The oversaturated advertising Mecca of New York’s Times Square has been transformed into a hotspot for political commentary with the art project Word on the Street (until February 2018), which shows text-based works by an all-female roster: artists Carrie Mae Weems, Wangechi Mutu, and Amy Khoshbin with the writer Anne Carson. The works, displayed on pole banners and trash and recycling bins, respond to contemporary issues including women’s equality, white supremacy and the refugee crisis, and read like empowering rallying cries, such as Mutu’s “Imagination births courage births change births freedom”.
“I hope that people will be jarred out of the hypnotic inundation of branded signage and imagery we see all around us, especially in Times Square,”says Khoshbin. Word on the Street has been organised by House of Trees, a contemporary art collective Khoshbin leads with her siblings Jennifer and Noah, and is commissioned by the public art programme Times Square Arts. It is part of a larger eponymous initiative, which originated with banner-making for the Women’s March in January, when House of Trees asked the writer Anne Carson for short phrases to turn into felt banners. One of the phrases, “Action comes from the backbone not the wishbone”, is on view in the Times Square show.
Action comes from the backbone not the wishbone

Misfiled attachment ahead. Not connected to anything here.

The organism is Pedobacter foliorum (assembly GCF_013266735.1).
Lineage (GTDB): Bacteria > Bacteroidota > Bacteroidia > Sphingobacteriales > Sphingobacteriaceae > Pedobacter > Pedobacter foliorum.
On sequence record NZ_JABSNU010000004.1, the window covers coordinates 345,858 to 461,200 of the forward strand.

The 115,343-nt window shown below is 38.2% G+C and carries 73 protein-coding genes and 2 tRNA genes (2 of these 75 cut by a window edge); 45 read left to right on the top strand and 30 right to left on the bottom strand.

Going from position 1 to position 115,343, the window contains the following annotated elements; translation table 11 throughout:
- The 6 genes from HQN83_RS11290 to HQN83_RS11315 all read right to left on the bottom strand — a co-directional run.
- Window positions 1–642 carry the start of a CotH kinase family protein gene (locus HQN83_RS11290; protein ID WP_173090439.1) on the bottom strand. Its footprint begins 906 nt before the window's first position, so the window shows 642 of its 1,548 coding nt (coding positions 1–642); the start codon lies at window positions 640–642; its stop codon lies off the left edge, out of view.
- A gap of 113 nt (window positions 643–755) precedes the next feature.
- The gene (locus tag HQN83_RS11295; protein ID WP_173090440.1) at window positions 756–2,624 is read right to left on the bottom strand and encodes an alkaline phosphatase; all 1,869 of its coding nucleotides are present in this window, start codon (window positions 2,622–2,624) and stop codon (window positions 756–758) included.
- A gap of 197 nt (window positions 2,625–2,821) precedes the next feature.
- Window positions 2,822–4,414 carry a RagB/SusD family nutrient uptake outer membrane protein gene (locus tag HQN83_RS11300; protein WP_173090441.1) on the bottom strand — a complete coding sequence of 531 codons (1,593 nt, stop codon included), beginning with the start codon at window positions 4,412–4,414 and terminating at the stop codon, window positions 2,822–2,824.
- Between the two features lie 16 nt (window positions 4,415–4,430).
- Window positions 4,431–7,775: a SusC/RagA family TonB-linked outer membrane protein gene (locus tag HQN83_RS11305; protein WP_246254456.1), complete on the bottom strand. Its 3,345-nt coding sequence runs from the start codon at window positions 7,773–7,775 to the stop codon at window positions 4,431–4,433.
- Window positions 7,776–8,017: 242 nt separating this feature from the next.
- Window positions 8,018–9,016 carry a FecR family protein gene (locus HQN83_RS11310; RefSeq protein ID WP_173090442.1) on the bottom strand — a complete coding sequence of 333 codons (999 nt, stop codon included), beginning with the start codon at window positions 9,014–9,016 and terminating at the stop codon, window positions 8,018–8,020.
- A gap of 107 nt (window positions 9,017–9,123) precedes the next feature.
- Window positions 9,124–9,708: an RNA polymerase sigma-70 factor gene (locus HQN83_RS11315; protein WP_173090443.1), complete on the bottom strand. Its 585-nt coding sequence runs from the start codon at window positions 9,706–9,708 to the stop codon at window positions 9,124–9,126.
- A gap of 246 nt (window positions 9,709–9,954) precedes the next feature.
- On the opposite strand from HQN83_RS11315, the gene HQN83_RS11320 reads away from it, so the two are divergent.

New works include printed copies of felt banners that were designed by Weems and Mutu and made in Texas by female refugees, who are “getting paid to make objects of resistance”, Khoshbin says. “We value these women, their hard work, their importance in our country, and we want to help support them in an increasingly hostile cultural landscape as we see policies like DACA being repealed.” President Donald Trump announced on 5 September his plans to rescind DACA (Deferred Action for Childhood Arrivals), an executive order issued by President Barack Obama that allows the children of undocumented immigrants to avoid deportation and legally apply for work permits.
Amy and Jennifer Khoshbin are encouraging public involvement with Workshop on the Street, due to be held on 7 September in two time slots (12pm-1pm and 6pm-9pm) at Broadway Plaza. They will be helping people to make wearable protest art, such as sashes, badges and capes, from felt and glue, which will be provided. Khoshbin says that, while she has been hosting workshops at art institutions, “it’s not just about the arts community. Times Square has the power to activate participants from different viewpoints from all over the world”.
“I hope with Word on the Street, we can instigate a cultural dialogue around the resistance movement and we can be empowered to action through creative response, hope, and a focus on intersectionality,” Khoshbin says.